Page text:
This is one of seventeen still-functioning light towers in Austin that were part of the thirty-one moonlight towers erected in 1895. These towers in Austin are the only known surviving carbon arc lamps street light towers from the 19th century in the world. The towers were named moonlight because of their height of approximately 165 feet, and the “artificial moonlight" they used to produce. Each of the towers was crowned with a circle of six carbon arc lamps which produced the light. In the 1800s, several major cities had tall arc towers, including New York, Los Angeles, San Jose, Baltimore, Detroit etc. Austin purchased 31 already used moon towers from the city of Detroit, which in the 1890s had the largest tower lighting system in the country. Today, the 17 remaining Moonlight Towers in Austin, stand as a reminder of an era when the moonlight tower lighting system was common in U.S. cities. They are now designated as official state archaeological landmarks (1970), and are listed in the National Register of Historic Places (July 12, 1976).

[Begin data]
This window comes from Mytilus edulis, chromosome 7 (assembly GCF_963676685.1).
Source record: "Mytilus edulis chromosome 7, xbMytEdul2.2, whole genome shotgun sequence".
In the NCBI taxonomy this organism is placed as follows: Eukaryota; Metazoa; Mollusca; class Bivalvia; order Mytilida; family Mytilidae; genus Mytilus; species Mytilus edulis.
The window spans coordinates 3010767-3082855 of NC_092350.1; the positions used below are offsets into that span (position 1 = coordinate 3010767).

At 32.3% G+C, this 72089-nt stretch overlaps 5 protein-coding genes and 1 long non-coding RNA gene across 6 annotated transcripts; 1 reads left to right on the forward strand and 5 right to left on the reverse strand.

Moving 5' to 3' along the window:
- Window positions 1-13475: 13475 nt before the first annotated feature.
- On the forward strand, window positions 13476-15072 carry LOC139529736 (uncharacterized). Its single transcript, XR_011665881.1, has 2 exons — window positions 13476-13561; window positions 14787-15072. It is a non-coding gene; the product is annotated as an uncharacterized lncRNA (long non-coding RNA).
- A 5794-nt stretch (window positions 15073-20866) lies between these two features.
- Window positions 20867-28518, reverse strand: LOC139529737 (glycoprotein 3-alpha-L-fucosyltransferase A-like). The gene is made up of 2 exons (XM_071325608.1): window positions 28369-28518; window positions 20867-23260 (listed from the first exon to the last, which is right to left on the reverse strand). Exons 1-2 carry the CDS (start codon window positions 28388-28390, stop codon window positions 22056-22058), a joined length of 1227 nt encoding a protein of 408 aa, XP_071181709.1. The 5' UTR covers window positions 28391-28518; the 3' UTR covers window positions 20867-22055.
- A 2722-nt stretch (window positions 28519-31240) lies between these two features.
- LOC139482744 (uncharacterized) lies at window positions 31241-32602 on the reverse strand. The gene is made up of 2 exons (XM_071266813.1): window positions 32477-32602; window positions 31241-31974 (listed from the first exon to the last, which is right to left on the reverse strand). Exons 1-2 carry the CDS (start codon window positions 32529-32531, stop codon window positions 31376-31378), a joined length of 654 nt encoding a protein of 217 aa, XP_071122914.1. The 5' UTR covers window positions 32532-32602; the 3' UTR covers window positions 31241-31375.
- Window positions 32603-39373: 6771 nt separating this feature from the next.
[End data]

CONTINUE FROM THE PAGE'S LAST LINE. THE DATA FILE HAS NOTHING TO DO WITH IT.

Backstory and Context
The lights at the top of the tower—six carbon arc lamps—had to be lighted by hand every night at the very top for many years. A worker didn't climb up but actually rode an elevator to the top. Incandescent lamps and mercury vapor lamps were eventually installed in the 1920s and 1930s. Finally, in the 1940s a switch was installed enabling workers to turn the lights off rather than having to go to the top of the tower.
When the towers were first erected they used six carbon arc lamps and were lightened every night by a worker who rode an elevator to the top of the framework. In the 1920s, incandescent lamps replaced the carbon arc and in 1936, mercury vapor lamps were installed. In the 1940s, a central switch was installed in the moonlight tower system, allowing Austin workers to shut off all of the towers with a single action.